Famously if you are giving a speech what you say is less important than how you say it, which in turn is less important than who you are. So a big and important invited crowd turned up at Imperial College yesterday to hear Joe Biden, 47th vice-president of the United States and cochair (with his wife Jill) of the Biden Cancer Initiative make a call for greater collaboration to defeat cancer. People think, said Biden, that there is a system for responding to cancer, but there is no system. The Initiative, its website says, “is a response to the lack of a cohesive, comprehensive, and timely approach to cancer prevention, detection, diagnosis, research, and care.”
The Initiative follows on, Biden explained, from the Cancer Moonshot 2020, announced by President Obama in his State of the Union at the White House in October 2016. Biden, whose son Beau died of a brain tumour in 2015 at age 46, told the audience that he knew nothing of the Moonshot until he was put in charge of it. He said how President Obama liked to make announcements and then say “And Joe will do it” just to see the look on Biden’s face.
The Moonshot was funded with $1.8 billion over seven years and had, said Biden, two main aims—to speed progress, to achieve in five years what would otherwise take 10 years, and to “change the culture, develop new strategies.” Biden referred back to President Nixon’s war on cancer, of 40 years ago, which was largely a failure, and said that Nixon had “no army, no tools,” whereas today there are many new tools. Biden told the audience that he knew that when he decided not to run for president in 2016 he would be asked by reporters if he had any regrets and said that he would regret not being the president when cancer was defeated.
In February 2017, just after President Trump took office, the Cancer Moonshot 2020 was changed to Cancer Breakthroughs 2020 with the goal of finding vaccine-based immunotherapies against cancer. Biden said, however, that the fight against cancer was the one issue that overcomes bipartisanship in the US. If we knew, he said, that $100 billion would eliminate cancer we would find that money. He said that he had no intention of starting the Biden Cancer Initiative, but was asked to do so to ensure that the momentum of the Moonshot was not lost. His two qualifications for the job, he said, were his ability to bring people together and to shame people.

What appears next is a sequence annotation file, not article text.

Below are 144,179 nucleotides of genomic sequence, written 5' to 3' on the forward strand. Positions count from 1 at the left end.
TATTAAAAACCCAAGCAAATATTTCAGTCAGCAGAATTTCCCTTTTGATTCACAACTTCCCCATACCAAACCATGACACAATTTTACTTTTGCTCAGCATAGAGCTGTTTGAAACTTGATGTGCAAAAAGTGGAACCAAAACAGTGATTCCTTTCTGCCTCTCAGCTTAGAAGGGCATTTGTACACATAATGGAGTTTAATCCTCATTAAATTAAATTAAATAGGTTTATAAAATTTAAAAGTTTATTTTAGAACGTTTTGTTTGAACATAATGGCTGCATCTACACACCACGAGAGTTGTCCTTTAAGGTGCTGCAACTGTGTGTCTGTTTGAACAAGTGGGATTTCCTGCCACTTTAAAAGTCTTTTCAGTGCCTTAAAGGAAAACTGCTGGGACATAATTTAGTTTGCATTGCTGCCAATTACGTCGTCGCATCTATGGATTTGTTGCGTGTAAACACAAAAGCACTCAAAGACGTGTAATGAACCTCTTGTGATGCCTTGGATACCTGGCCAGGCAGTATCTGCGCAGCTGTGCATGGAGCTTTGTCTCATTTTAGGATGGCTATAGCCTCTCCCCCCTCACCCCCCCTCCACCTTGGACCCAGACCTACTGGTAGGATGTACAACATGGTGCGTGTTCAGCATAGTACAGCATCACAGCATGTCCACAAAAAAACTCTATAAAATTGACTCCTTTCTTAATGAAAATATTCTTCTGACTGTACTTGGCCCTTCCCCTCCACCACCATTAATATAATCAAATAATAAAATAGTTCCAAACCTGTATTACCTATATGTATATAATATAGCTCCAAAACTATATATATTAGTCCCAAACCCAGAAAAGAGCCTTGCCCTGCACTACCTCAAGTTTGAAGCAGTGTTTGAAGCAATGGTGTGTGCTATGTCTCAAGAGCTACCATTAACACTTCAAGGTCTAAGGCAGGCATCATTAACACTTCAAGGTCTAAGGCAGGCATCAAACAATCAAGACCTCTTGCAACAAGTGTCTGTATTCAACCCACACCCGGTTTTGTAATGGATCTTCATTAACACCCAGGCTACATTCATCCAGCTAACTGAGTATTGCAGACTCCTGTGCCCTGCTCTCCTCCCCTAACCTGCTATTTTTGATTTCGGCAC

The emphasis of the initiative is very much on collaboration, and Biden said how he wanted the programme to grow into a movement. The initiative has some 80 collaborations that bring together researchers, clinicians, patients, pharmaceutical companies, and others. There are collaborations around new drugs, allowing them to be tested more rapidly, and around blood specimens, proteomics, genomics, prevention, and much else. Biden said he wants to see the same sense of urgency for cancer that there has been around infectious disease.
Biden also wants to help patients navigate the health system. He could, he said, use his phone to look up what’s showing at a movie theatre in rural Minnesota, but there was no way for him to know about a clinical trial that might be helpful. Biden’s vision is also international: ““We cannot accept disparities of outcomes by race, gender, and geography….We cannot accept unaffordable treatments.” The Initiative’s annual summit included not just stakeholders, including patients, gathered together in Washington DC, but also 450 local summits—in every state of the US and Nigeria, Kenya, and Guatemala. The aim is to become a global collaboration, and the talk at Imperial was a step in that direction.
“I can see the day,” said Biden sketching a vision of the future, “where prevention is more effective, when care is personalised and side effects are less harmful. When children are vaccinated against cancer. When we can identify through markers in the blood cancers that haven’t developed yet. When we can identify early signals of cancer in the blood through fragments shred from cancer cells. There is hope.”
Biden ended by both flattering and challenging his audience: “I’ve never seen folks as bright and who work as hard as all of you. You are the most talented community in the world.” He concluded: “Please break down the silos, continue to collaborate in ways that haven’t existed before.”
Richard Smith was the editor of The BMJ until 2004.
Competing interest: RS is an unpaid adjunct professor in the Imperial College Institute for Global Health Innovation.